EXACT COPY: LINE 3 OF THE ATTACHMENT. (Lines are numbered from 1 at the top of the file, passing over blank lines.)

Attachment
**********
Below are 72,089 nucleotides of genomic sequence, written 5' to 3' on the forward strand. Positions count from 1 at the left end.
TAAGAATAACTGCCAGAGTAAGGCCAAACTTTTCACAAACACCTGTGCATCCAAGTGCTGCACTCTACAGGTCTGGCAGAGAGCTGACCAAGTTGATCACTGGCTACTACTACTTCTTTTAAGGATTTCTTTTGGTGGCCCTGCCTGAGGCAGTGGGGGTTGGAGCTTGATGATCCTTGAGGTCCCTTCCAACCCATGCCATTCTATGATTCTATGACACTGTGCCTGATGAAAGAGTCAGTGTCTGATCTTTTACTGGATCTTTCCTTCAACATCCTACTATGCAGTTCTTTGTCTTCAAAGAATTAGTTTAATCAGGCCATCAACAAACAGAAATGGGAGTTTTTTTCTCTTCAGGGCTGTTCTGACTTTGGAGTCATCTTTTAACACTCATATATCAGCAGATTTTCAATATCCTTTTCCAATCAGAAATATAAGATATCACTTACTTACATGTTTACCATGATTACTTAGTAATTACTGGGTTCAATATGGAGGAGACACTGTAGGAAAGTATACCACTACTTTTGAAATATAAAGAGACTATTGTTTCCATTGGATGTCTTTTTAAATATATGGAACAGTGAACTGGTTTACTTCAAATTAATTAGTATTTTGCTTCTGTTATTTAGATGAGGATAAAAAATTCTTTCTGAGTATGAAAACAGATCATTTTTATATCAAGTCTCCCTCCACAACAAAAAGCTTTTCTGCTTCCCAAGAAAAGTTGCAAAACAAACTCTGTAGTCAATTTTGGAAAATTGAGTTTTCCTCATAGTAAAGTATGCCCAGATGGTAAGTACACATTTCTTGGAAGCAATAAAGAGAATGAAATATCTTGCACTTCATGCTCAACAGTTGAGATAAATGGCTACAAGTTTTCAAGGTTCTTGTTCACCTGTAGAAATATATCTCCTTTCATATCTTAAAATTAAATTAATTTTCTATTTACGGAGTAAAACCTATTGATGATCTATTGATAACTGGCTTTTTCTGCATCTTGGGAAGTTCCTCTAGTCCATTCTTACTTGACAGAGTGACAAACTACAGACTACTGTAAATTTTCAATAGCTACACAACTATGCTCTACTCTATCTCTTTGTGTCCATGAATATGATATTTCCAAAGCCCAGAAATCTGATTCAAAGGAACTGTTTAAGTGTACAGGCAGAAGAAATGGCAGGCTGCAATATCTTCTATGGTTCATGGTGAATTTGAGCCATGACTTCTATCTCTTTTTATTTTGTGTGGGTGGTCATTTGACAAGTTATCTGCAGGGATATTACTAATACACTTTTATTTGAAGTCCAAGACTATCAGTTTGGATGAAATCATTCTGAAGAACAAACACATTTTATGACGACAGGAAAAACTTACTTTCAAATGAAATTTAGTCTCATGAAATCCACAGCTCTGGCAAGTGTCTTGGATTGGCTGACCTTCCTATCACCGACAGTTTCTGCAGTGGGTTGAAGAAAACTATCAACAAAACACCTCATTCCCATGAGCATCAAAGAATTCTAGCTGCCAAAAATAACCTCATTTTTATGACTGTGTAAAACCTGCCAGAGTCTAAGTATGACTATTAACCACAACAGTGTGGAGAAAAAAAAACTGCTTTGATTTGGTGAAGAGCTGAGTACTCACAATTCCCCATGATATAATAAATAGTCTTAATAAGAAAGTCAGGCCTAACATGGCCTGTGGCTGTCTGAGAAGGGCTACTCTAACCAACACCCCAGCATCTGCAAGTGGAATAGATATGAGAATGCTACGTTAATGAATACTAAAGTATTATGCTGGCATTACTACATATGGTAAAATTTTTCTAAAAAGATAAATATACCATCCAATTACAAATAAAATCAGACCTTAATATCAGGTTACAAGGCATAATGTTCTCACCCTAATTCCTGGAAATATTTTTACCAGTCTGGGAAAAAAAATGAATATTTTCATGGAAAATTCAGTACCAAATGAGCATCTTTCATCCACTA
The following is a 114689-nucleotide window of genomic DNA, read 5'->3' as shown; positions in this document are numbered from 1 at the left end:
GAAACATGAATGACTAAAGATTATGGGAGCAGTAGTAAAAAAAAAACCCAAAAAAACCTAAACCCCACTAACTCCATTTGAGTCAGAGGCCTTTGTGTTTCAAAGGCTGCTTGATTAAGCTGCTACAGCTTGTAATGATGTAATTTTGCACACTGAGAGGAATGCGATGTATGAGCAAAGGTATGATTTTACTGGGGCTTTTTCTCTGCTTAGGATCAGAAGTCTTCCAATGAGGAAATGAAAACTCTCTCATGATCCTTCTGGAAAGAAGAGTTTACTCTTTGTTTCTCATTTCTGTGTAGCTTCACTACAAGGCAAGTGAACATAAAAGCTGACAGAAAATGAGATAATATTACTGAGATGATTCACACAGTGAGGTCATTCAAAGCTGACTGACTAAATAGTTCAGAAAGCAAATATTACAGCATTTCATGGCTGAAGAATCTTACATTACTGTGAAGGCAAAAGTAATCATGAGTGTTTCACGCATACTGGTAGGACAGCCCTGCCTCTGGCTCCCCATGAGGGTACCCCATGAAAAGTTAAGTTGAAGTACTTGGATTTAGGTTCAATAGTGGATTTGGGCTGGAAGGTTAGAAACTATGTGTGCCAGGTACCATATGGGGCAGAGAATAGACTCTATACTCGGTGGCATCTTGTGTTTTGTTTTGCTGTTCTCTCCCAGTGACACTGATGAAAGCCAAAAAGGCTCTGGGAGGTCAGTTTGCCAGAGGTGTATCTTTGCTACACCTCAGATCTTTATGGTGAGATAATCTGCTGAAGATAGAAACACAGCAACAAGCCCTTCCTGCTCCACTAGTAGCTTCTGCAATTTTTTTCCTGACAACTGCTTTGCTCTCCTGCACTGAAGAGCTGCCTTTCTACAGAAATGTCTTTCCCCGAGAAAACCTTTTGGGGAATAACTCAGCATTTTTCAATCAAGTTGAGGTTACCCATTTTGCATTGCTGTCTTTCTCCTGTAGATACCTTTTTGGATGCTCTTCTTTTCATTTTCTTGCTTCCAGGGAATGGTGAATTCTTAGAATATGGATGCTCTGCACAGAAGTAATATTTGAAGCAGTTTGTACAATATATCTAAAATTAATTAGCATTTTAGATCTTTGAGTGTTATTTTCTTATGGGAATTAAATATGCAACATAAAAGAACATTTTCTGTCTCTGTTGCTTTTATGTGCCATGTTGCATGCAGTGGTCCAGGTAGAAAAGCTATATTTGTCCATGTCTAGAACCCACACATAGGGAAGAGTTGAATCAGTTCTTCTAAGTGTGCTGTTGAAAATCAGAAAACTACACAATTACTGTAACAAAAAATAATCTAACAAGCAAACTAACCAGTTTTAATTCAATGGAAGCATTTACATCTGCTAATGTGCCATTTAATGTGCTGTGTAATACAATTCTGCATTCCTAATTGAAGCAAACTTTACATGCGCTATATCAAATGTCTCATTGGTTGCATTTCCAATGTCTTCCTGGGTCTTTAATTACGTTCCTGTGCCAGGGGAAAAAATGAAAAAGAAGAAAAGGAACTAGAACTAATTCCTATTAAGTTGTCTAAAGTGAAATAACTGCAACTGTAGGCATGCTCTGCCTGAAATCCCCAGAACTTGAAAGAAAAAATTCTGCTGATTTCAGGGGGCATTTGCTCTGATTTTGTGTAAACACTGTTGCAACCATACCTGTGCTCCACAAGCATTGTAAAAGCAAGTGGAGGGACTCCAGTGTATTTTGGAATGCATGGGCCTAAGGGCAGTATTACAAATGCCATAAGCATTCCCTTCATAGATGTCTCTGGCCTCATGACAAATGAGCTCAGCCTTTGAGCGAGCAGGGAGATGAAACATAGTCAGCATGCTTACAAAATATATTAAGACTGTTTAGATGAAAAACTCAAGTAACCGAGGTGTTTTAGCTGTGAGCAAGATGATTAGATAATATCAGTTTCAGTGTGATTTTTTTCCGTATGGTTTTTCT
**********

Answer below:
The following is a 114689-nucleotide window of genomic DNA, read 5'->3' as shown; positions in this document are numbered from 1 at the left end: